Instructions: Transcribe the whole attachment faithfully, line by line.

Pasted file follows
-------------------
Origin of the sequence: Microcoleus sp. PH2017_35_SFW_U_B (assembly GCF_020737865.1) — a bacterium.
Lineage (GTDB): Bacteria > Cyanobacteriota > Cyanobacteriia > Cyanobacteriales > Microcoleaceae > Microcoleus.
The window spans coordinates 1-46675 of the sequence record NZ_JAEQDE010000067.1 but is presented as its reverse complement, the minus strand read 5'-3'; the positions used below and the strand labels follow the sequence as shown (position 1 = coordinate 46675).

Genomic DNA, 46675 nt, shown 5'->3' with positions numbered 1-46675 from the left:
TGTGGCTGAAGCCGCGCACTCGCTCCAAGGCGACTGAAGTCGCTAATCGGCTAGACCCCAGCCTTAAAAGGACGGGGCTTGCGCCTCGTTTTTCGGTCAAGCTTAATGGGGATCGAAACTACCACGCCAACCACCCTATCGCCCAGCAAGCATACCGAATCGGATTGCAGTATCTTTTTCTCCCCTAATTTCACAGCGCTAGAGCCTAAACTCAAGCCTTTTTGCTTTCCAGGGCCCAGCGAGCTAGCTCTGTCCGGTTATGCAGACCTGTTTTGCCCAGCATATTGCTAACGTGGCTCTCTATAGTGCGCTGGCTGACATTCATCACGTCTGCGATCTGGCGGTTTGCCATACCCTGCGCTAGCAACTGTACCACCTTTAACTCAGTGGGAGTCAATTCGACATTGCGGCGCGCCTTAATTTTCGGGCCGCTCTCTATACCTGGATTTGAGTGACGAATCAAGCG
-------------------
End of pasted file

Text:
Origin of the sequence: Microcoleus sp. PH2017_35_SFW_U_B (assembly GCF_020737865.1) — a bacterium.
Lineage (GTDB): Bacteria > Cyanobacteriota > Cyanobacteriia > Cyanobacteriales > Microcoleaceae > Microcoleus.
The window spans coordinates 1-46675 of the sequence record NZ_JAEQDE010000067.1 but is presented as its reverse complement, the minus strand read 5'-3'; the positions used below and the strand labels follow the sequence as shown (position 1 = coordinate 46675).

Genomic DNA, 46675 nt, shown 5'->3' with positions numbered 1-46675 from the left:
TGTGGCTGAAGCCGCGCACTCGCTCCAAGGCGACTGAAGTCGCTAATCGGCTAGACCCCAGCCTTAAAAGGACGGGGCTTGCGCCTCGTTTTTCGGTCAAGCTTAATGGGGATCGAAACTACCACGCCAACCACCCTATCGCCCAGCAAGCATACCGAATCGGATTGCAGTATCTTTTTCTCCCCTAATTTCACAGCGCTAGAGCCTAAACTCAAGCCTTTTTGCTTTCCAGGGCCCAGCGAGCTAGCTCTGTCCGGTTATGCAGACCTGTTTTGCCCAGCATATTGCTAACGTGGCTCTCTATAGTGCGCTGGCTGACATTCATCACGTCTGCGATCTGGCGGTTTGCCATACCCTGCGCTAGCAACTGTACCACCTTTAACTCAGTGGGAGTCAATTCGACATTGCGGCGCGCCTTAATTTTCGGGCCGCTCTCTATACCTGGATTTGAGTGACGAATCAAGCG